In this study, we observed that the expression of BMP-2 was induced in reactive astrocytes and oligodendrocytes around the injury site after SCI. It is evident that CNS myelin exerts multiple layers of inhibitory influences in vivo as well as in vitro (Yiu and He 2006). In addition to myelin, another important source of inhibition is the glial scar, which forms after CNS injury. Many astrocytes in the injured area often become hypertrophic, adopt a reactive phenotype, and release CSPG (McKeon et al. 1991). After injury, CSPG expression is rapidly up-regulated by reactive astrocytes, forming an inhibitory gradient that is highest at the center of the lesion. Intrathecal administration of chondroitinase ABC, an enzyme that removes glycosaminoglycan (GAG) chains from the protein core, following SCI promoted both the regeneration of various axon tracts as well as functional recovery (Bradbury et al. 2002). Therefore, in combination with these findings, our data suggest that multiple inhibitors expressed in the reactive astrocytes as well as oligodendrocytes may form a barrier to inhibit axonal sprouting and functional recovery.
The adult rat spinal cord responds to injury with a dramatic increase in the expression of BMP-2 and BMP-7 (Setoguchi et al. 2001, 2004). Although BMPs have been reported to inhibit neurogenesis and alternatively promote gliogenesis, the inhibition of BMPs by the transplantation of neural stem cells engineered to express noggin – an endogenous antagonist of BMP action – into the injured spinal cord does not antagonize terminal astroglial differentiation in the grafted stem cells (Enzmann et al. 2005). It was also reported that the differentiation of neural precursor cells into neurons and oligodendrocytes was promoted when noggin-expressing neural precursor cells were transplanted after SCI (Setoguchi et al. 2004). As these studies focus only on the differentiation of transplanted precursor cells, the effect of endogenous BMPs on the pathogenesis of SCI remains a significant question to be addressed. Thus, our present study suggesting that BMPs play a role in inhibiting axon regeneration in vivo provides new roles of BMPs in pathological conditions.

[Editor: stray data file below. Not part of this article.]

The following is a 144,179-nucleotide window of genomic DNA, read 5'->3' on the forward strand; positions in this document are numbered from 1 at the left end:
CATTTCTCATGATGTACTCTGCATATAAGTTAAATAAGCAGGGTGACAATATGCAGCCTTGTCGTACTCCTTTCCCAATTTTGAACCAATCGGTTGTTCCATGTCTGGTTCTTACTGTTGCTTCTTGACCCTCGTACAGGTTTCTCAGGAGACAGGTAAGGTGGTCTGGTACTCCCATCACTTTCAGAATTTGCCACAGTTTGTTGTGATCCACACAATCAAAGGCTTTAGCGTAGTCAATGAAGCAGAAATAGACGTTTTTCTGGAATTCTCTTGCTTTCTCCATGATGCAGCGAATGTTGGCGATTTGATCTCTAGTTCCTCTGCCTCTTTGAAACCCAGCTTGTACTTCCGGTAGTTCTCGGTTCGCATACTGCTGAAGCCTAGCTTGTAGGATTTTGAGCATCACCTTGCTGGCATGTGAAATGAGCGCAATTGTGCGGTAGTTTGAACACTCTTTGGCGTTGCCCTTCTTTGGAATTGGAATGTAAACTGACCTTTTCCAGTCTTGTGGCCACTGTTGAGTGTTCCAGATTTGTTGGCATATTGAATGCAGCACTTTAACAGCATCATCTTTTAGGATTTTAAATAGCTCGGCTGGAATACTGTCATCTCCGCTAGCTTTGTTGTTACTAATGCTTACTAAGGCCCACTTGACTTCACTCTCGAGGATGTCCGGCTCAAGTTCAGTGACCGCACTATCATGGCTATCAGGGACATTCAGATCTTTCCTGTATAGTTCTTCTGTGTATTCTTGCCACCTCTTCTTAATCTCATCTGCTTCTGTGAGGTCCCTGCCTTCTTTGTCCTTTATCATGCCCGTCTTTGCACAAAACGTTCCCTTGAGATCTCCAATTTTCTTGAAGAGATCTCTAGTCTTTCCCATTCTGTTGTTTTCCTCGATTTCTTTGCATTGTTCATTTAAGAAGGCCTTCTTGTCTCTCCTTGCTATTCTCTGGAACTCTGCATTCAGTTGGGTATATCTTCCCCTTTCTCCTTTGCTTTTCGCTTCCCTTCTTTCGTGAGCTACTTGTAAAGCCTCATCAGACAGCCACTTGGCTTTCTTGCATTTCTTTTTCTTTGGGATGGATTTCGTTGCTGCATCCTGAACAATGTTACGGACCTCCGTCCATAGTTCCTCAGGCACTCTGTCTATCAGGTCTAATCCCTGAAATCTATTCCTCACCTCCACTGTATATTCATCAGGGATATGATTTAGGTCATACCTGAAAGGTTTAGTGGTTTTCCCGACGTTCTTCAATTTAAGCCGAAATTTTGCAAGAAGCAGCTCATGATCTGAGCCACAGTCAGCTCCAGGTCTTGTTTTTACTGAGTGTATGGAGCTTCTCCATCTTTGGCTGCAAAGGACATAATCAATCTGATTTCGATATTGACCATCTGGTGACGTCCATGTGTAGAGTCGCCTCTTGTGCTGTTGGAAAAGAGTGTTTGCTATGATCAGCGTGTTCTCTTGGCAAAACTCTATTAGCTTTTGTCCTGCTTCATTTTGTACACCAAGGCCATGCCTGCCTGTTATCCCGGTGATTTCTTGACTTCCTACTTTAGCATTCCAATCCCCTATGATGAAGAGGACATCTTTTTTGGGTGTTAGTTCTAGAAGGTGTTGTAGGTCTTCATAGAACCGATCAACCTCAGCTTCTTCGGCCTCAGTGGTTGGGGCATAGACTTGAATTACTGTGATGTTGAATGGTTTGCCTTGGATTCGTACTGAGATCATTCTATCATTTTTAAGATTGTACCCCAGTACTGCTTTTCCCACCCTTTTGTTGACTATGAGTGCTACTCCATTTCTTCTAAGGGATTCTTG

We observed no significant change in the reactive astrogliosis or lesion volume, as measured by the total volume of the spinal cord, in the control SCI rats and noggin-treated SCI rats. These observations were surprising as a previous report demonstrated that the transplantation of the neural precursor cells engineered to express noggin increased the lesion volume after SCI (Enzmann et al. 2005). Although the reason for these conflicting results is yet to be elucidated, it is possible that the amount of noggin used in this study had a minimal effect on astrogliosis and tissue destruction. We chose the two-week window for infusing noggin, as many other protocols including Rho-kinase inhibitors and the antibody to repulsive guidance molecule employed the same time window for the treatment of SCI (Kubo et al. 2007; Yamashita et al. 2007). However, it is possible that the additional noggin treatment over a longer time period has additional effects on the locomotor recovery and/or gliosis. In addition, it is noted that our study did not assess myelination of the oligodendrocytes after SCI. These issues should be examined in the future.
We recently reported that BMP-2 inhibits the neurite outgrowth of postnatal cerebellar neurons in vitro (Matsuura et al. 2007). Although receptor-regulated Smad proteins are activated by BMP-2, this signal transduction is not necessary for the inhibitory effect of BMP-2. Interestingly, BMP-2 activates LIM-kinase 1 in the neurons, and the dominant negative form of LIM-kinase 1 abolishes the effect of BMP-2. Thus, LIM-kinase might play a role in inhibiting axon regeneration after SCI.
In summary, our results demonstrate that BMPs are important inhibitory molecules for successful neuroregeneration in vivo and suggest that their manipulation would be useful for the treatment of human spinal injuries.
This work was supported by a Research Grant from the National Institute of Biomedical Innovation (05–12), Grant-in-Aid for Young Scientists (S) from JSPS, and by the Research Grant (18A-8) for Nervous and Mental Disorders from the Ministry of Health, Labour and Welfare.